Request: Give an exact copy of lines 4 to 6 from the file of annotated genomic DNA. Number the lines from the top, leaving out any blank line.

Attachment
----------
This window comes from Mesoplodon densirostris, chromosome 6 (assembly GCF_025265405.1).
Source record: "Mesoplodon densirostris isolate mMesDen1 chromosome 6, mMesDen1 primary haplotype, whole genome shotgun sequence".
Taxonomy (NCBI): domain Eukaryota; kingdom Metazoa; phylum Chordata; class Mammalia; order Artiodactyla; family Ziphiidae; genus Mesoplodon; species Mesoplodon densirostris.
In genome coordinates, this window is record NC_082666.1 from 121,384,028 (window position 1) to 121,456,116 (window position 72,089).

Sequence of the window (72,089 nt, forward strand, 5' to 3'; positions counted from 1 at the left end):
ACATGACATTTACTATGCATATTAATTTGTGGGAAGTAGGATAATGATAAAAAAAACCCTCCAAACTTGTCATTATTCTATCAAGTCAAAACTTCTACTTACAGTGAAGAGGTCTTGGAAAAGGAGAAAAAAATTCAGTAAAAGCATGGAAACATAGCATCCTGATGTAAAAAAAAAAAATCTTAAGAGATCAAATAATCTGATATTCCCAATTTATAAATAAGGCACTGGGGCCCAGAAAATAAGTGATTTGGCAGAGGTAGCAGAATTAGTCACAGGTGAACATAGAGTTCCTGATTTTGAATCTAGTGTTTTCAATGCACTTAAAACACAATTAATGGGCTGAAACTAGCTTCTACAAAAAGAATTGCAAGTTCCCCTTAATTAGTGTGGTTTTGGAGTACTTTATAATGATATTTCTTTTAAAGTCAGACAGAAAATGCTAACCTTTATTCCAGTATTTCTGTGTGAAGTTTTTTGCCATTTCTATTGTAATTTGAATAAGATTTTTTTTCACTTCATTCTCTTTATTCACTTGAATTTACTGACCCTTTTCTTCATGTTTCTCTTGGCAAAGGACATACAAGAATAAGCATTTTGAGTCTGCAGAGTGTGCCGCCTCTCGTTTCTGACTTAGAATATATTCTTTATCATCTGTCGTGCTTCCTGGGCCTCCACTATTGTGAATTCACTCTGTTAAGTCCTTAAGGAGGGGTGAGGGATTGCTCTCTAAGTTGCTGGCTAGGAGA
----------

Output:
In genome coordinates, this window is record NC_082666.1 from 121,384,028 (window position 1) to 121,456,116 (window position 72,089).

Sequence of the window (72,089 nt, forward strand, 5' to 3'; positions counted from 1 at the left end):
ACATGACATTTACTATGCATATTAATTTGTGGGAAGTAGGATAATGATAAAAAAAACCCTCCAAACTTGTCATTATTCTATCAAGTCAAAACTTCTACTTACAGTGAAGAGGTCTTGGAAAAGGAGAAAAAAATTCAGTAAAAGCATGGAAACATAGCATCCTGATGTAAAAAAAAAAAATCTTAAGAGATCAAATAATCTGATATTCCCAATTTATAAATAAGGCACTGGGGCCCAGAAAATAAGTGATTTGGCAGAGGTAGCAGAATTAGTCACAGGTGAACATAGAGTTCCTGATTTTGAATCTAGTGTTTTCAATGCACTTAAAACACAATTAATGGGCTGAAACTAGCTTCTACAAAAAGAATTGCAAGTTCCCCTTAATTAGTGTGGTTTTGGAGTACTTTATAATGATATTTCTTTTAAAGTCAGACAGAAAATGCTAACCTTTATTCCAGTATTTCTGTGTGAAGTTTTTTGCCATTTCTATTGTAATTTGAATAAGATTTTTTTTCACTTCATTCTCTTTATTCACTTGAATTTACTGACCCTTTTCTTCATGTTTCTCTTGGCAAAGGACATACAAGAATAAGCATTTTGAGTCTGCAGAGTGTGCCGCCTCTCGTTTCTGACTTAGAATATATTCTTTATCATCTGTCGTGCTTCCTGGGCCTCCACTATTGTGAATTCACTCTGTTAAGTCCTTAAGGAGGGGTGAGGGATTGCTCTCTAAGTTGCTGGCTAGGAGA